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Malloy’s Second Budget

Governor Dannel Malloy likes to tinker with the language: He prefers “budget shortfalls” to “deficits” and quibbles over “tax increases.”

If you extend a tax due to expire, have you “increased taxes?”

As a general rule, most taxpayers would agree that if the net amount of taxes due the government is larger in year 2 than it was in year 1, they have experienced a tax increase. Governors who plan to run for re-election naturally would prefer softer, more ambiguous language; so, deficits become “shortfalls” and a jump in tax payments from year 1 to 2 becomes a reinstitution of a tax due to expire, certainly not a tax increase.

Companies and tax payers fleeing the state in search of other low tax, low regulatory environments are not likely to pause over these nice distinctions – if they can escape ever increasing taxes and regulations. Their goal is to decrease the amount of money they shell out in taxes from year 1 to 2.

People and businesses in Connecticut have not been able to accomplish that goal since 1991, the year former Governor Lowell Weicker saved state government the necessity of cutting spending and trimming back Connecticut’s regulatory brambles by forcing an income tax through the General Assembly’s compliant, Democrat dominated legislature.

Since 1991 Connecticut has increased spending and taxes threefold; as a consequence of rampant spending, the state has not, to put it charitably, robustly increased jobs. It is only a slight overstatement to say that Connecticut has produced no net jobs since Mr. Weicker’s income tax. Mr. Malloy’s first budget, heavily reliant on the largest tax increase in state history, repeated the mistakes the General Assembly never learned from its recent history.

State Senator Joe Markley's review of the Malloy budget is, as always, historically grounded and properly critical:

There is dawning awareness among some liberal Democrats not yet pickled in the doctrines of progressivism that taxes are harmful for a whole host of reasons. All taxes move dollars from an entrepreneurial theatre in which wealth is created to distributive government organs that then uses the dollars for political purposes – to reward supporters and punish enemies, which is the very essence of a crony capitalism flirting with fascism.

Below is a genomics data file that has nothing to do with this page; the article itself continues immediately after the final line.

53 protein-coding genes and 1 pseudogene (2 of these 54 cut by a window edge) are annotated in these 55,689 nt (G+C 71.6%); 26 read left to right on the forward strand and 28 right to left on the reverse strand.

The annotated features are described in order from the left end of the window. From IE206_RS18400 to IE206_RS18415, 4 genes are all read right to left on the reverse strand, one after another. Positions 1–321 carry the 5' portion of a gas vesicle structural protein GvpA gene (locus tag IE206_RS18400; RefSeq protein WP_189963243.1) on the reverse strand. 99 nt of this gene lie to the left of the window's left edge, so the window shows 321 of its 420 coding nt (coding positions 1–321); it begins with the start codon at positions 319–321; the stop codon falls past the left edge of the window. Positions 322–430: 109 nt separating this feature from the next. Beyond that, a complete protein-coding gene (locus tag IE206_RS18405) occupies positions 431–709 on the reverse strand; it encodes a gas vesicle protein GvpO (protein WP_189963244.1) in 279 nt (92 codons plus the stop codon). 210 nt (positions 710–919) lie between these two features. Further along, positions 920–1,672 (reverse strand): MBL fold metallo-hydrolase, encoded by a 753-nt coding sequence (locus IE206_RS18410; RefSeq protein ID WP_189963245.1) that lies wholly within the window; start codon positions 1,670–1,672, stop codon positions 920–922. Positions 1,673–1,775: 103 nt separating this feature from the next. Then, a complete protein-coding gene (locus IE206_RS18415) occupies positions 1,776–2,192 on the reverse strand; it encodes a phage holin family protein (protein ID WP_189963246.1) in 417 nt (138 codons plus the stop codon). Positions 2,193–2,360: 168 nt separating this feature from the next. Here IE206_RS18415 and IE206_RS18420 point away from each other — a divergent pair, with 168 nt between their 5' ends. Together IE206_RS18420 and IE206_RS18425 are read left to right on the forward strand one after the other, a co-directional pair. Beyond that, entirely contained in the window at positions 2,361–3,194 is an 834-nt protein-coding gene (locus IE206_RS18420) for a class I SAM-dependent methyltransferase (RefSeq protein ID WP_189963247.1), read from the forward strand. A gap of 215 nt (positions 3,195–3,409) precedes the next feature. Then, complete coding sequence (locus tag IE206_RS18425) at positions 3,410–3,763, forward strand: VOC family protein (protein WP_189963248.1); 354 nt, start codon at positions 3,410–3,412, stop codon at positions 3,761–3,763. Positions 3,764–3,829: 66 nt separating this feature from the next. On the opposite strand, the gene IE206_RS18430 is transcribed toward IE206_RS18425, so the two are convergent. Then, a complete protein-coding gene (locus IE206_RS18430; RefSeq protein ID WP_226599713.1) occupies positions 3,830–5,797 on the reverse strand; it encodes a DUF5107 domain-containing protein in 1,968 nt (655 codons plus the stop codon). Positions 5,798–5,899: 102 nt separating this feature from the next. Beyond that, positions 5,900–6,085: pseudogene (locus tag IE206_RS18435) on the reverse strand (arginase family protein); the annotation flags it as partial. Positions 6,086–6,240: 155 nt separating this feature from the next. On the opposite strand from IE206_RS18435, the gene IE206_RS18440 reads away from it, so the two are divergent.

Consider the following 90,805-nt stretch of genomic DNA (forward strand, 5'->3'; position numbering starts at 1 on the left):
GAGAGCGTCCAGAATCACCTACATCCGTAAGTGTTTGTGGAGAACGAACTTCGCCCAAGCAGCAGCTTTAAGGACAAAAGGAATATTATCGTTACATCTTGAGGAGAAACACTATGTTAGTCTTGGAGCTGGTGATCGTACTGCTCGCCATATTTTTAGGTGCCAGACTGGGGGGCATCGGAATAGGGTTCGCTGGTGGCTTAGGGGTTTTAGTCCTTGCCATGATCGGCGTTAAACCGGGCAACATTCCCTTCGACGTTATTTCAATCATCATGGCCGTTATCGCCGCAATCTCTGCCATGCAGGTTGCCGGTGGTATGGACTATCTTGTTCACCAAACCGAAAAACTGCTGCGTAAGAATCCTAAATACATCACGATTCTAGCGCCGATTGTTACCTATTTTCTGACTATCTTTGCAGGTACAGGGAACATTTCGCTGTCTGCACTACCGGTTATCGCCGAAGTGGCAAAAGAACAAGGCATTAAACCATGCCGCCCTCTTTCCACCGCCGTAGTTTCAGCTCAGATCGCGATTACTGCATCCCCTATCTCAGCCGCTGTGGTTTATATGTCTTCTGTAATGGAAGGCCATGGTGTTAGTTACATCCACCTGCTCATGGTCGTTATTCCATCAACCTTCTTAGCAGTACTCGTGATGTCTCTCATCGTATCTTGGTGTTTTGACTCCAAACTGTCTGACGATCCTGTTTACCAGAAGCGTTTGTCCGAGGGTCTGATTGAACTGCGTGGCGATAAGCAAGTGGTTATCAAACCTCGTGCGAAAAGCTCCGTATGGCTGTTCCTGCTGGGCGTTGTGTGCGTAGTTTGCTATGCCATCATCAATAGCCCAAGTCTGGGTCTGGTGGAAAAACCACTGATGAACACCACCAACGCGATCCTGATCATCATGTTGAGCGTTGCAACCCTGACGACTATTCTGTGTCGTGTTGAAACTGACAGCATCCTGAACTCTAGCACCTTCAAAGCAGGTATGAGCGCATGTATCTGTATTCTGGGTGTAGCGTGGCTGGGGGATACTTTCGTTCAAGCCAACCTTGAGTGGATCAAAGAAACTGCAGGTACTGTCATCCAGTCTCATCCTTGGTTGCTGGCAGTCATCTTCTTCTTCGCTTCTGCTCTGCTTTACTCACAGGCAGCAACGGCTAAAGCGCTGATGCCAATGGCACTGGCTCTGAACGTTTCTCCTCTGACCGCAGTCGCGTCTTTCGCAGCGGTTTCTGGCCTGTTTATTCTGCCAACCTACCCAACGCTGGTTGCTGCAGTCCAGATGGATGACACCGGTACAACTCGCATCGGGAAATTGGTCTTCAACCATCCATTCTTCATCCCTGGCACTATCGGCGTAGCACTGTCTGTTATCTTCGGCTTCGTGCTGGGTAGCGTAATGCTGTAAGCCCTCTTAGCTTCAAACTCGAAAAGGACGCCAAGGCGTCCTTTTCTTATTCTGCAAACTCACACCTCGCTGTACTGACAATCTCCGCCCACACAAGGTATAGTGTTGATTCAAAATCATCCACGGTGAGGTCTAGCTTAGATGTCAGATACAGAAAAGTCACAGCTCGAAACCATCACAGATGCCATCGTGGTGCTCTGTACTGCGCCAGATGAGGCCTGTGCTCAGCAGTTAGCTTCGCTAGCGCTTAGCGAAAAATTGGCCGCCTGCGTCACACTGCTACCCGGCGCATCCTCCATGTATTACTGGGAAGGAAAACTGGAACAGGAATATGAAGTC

During Mr. Malloy’s first budget, the governor attempted to hold municipalities harmless through broad based tax increases that did not penetrate the protective membrane that surrounded municipalities and “held towns harmless” from the sometimes pernicious effects of aggressive taxation.

It is so common these days in the national legislature to use tax proceeds to encourage some favored businesses – those that rely on green energy rather than fossil fuels, to cite but one instance -- that the process of deciding who shall win and lose in what remains of a free enterprise system, extremely destructive in its effects, hardly registers on the public consciousness.

Here in Connecticut, Mr. Malloy, who has for all practical purposes become a tax broker, has it in mind to re-create Connecticut as a hub for medical research. To this end, Mr. Malloy is pulling tax dollars from the entrepreneurial pool and “investing them” in the utopian future he has in mind for the state. And, of course, the governor has also used tax dollars as polite bribes to prevent mega-rich companies from pulling up stakes in regulation and tax rich Connecticut and moving to states that have carefully prepared the economic soil to receive them. This ruinous mode of operation is more than a slippery slope: These “good intentions” are the stones that pave the road to economic hell.

In Mr. Malloy’s second budget, municipalities in the state have not been held harmless. The Malloy budget proposes a reduction in car property taxes, a meddlesome threat that now rests like a crown of thorns on the brows of mayors and municipal officers in the state’s federated system of government. The proposal is an egregious violation of the bedrock principle of subsidiarity, which holds that political matters ought to be handled by the smallest, lowest, or least centralized authority capable of addressing the matter effectively. The entire governmental structure of the United States rests, now uneasily, on the “mind your own business” principle of subsidiarity. The federal government should not do what states may do better; the states should not do what county government may do better; county governments should not do what municipal governments may do better; municipal governments should not do what private helping organizations may do better; and private helping organizations should not do what a healthy and vibrant family may do better.

Why should Mr. Malloy or the General Assembly deprive towns in Connecticut of the resources they need to accomplish their economic and political ends? No possible good can come from a state government blind to a principle best celebrated by Alexis de Tocqueville, who peeked into the American soul more than 75 years ago and, paying tribute both to the genius of the American founding and the character of the American people, noted in words that ring like a tolling bell down the centuries:
“The American Republic will endure until the day Congress discovers that it can bribe the public with the public's money … Democracy extends the sphere of individual freedom, socialism restricts it. Democracy attaches all possible value to each man; socialism makes each man a mere agent, a mere number. Democracy and socialism have nothing in common but one word: equality. But notice the difference: while democracy seeks equality in liberty, socialism seeks equality in restraint and servitude.”


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